image

    As well of getting lots of interest from our clients and internal contacts we also entered and jointly won the IBM internal TechConnect competition in 2014 for the UK. Our entry titled "Improving human-machine collaboration through language" told some of the CE story and we were delighted to see it come in joint first place with another entry from the ETS team in the area of information virtualisation. This gave us quite a lot of internal publicity and recently I spoke to colleagues John McNamara and David Radley in a short IBM developer hangout session talking about our work in this area and where we see the potential.

     

    We're looking forward to more exciting developments with this research in 2015 and I'd like to thank my colleagues David Mott and John Ibbotson for their help with the Techconnect entry and with the Controlled English research in general.

     

    Dave Braines, 20 Mar 2015

     


    Talking about Controlled English: A language for human-machine interaction

    For the last few years some of us on ETS have been doing client-funded research, and one of the things we've been investigating is whether there is a language that could be used to make it easier for normal people and machines to interact with each other. Not a programming language (we've got enough of those already!) but something aimed at capturing and sharing knowledge and information, but in a human-friendly way rather that in a technical format like XML, JSON or in a database. So we've been looking at Controlled Natural Languages and have developed our own, named "ITA Controlled English", or CE for short, and have been experimenting with this and showing proof-of-concept demonstrations to help understand what is possible and what might be most useful. We've also published a bunch of papers, recorded a few videos and released an experimental version of our development environment via developerWorks.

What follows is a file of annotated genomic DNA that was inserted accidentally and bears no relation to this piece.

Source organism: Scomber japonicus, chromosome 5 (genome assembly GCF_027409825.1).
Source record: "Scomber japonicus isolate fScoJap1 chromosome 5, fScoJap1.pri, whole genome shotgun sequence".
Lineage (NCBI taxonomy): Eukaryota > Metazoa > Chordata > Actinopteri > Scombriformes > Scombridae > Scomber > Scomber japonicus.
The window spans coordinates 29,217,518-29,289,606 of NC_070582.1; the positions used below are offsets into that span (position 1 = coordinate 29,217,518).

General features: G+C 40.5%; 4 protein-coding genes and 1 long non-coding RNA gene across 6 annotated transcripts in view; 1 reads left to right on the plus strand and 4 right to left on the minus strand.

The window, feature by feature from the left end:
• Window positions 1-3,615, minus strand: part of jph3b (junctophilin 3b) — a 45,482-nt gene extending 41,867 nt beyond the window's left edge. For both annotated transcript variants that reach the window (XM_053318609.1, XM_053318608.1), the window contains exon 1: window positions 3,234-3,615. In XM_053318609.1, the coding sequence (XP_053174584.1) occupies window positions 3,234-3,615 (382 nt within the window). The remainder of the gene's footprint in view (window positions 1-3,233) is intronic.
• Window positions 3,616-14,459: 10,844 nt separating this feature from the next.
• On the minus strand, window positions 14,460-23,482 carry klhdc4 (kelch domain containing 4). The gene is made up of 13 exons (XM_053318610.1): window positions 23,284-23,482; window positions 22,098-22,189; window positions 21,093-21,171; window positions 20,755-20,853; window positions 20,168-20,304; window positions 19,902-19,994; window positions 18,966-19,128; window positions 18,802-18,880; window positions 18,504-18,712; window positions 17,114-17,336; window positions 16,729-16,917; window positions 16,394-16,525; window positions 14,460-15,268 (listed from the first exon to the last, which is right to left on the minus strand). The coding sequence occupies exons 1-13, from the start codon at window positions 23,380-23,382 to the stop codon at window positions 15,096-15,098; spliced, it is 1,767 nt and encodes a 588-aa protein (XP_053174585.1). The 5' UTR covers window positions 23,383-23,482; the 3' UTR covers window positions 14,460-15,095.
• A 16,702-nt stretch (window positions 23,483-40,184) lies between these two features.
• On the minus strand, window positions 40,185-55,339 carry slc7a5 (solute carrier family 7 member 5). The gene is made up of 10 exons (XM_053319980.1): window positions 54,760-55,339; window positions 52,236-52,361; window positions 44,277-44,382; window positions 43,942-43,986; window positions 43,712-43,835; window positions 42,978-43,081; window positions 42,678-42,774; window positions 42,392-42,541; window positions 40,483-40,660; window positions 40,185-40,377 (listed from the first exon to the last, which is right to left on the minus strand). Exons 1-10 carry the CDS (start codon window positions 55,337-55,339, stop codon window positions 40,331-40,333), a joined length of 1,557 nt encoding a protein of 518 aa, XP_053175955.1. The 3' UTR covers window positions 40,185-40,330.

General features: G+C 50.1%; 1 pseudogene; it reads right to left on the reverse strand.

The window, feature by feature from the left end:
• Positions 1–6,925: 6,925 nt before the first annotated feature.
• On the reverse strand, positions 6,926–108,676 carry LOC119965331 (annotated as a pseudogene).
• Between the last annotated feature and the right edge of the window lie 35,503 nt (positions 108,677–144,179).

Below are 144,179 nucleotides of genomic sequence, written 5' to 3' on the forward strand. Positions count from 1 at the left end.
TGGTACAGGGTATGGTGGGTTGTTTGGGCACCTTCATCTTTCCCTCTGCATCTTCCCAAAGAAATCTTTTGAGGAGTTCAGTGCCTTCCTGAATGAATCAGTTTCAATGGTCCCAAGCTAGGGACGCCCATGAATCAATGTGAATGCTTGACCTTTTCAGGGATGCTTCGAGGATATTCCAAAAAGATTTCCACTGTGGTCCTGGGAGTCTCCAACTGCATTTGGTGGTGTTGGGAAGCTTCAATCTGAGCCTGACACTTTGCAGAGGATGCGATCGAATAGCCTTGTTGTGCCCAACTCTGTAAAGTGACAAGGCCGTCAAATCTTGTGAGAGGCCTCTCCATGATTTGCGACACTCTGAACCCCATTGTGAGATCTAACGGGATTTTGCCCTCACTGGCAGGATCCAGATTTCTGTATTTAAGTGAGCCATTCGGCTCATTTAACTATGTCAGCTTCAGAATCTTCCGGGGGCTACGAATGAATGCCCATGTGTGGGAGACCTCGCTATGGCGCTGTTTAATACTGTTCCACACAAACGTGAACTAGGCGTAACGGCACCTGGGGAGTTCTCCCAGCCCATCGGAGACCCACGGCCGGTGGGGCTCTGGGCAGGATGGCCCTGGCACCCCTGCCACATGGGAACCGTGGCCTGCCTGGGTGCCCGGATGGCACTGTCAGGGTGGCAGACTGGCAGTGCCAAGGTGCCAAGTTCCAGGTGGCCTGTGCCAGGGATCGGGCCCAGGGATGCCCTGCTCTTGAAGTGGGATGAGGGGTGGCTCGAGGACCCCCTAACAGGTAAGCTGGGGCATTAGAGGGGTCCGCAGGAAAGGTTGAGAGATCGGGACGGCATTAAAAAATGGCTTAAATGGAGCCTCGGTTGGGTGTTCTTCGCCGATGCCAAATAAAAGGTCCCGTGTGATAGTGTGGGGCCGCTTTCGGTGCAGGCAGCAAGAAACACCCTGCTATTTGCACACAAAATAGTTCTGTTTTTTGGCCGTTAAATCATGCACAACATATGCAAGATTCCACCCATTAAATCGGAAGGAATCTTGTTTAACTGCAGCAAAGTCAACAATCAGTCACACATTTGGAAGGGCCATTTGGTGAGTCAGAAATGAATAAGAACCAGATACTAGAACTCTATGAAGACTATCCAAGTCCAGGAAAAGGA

image

    As well of getting lots of interest from our clients and internal contacts we also entered and jointly won the IBM internal TechConnect competition in 2014 for the UK. Our entry titled "Improving human-machine collaboration through language" told some of the CE story and we were delighted to see it come in joint first place with another entry from the ETS team in the area of information virtualisation. This gave us quite a lot of internal publicity and recently I spoke to colleagues John McNamara and David Radley in a short IBM developer hangout session talking about our work in this area and where we see the potential.

     
    We're looking forward to more exciting developments with this research in 2015 and I'd like to thank my colleagues David Mott and John Ibbotson for their help with the Techconnect entry and with the Controlled English research in general.

     

    Dave Braines, 20 Mar 2015


    Talking about Controlled English: A language for human-machine interaction

    For the last few years some of us on ETS have been doing client-funded research, and one of the things we've been investigating is whether there is a language that could be used to make it easier for normal people and machines to interact with each other. Not a programming language (we've got enough of those already!) but something aimed at capturing and sharing knowledge and information, but in a human-friendly way rather that in a technical format like XML, JSON or in a database. So we've been looking at Controlled Natural Languages and have developed our own, named "ITA Controlled English", or CE for short, and have been experimenting with this and showing proof-of-concept demonstrations to help understand what is possible and what might be most useful. We've also published a bunch of papers, recorded a few videos and released an experimental version of our development environment via developerWorks.

     

    image

    As well of getting lots of interest from our clients and internal contacts we also entered and jointly won the IBM internal TechConnect competition in 2014 for the UK. Our entry titled "Improving human-machine collaboration through language" told some of the CE story and we were delighted to see it come in joint first place with another entry from the ETS team in the area of information virtualisation. This gave us quite a lot of internal publicity and recently I spoke to colleagues John McNamara and David Radley in a short IBM developer hangout session talking about our work in this area and where we see the potential.

     
    We're looking forward to more exciting developments with this research in 2015 and I'd like to thank my colleagues David Mott and John Ibbotson for their help with the Techconnect entry and with the Controlled English research in general.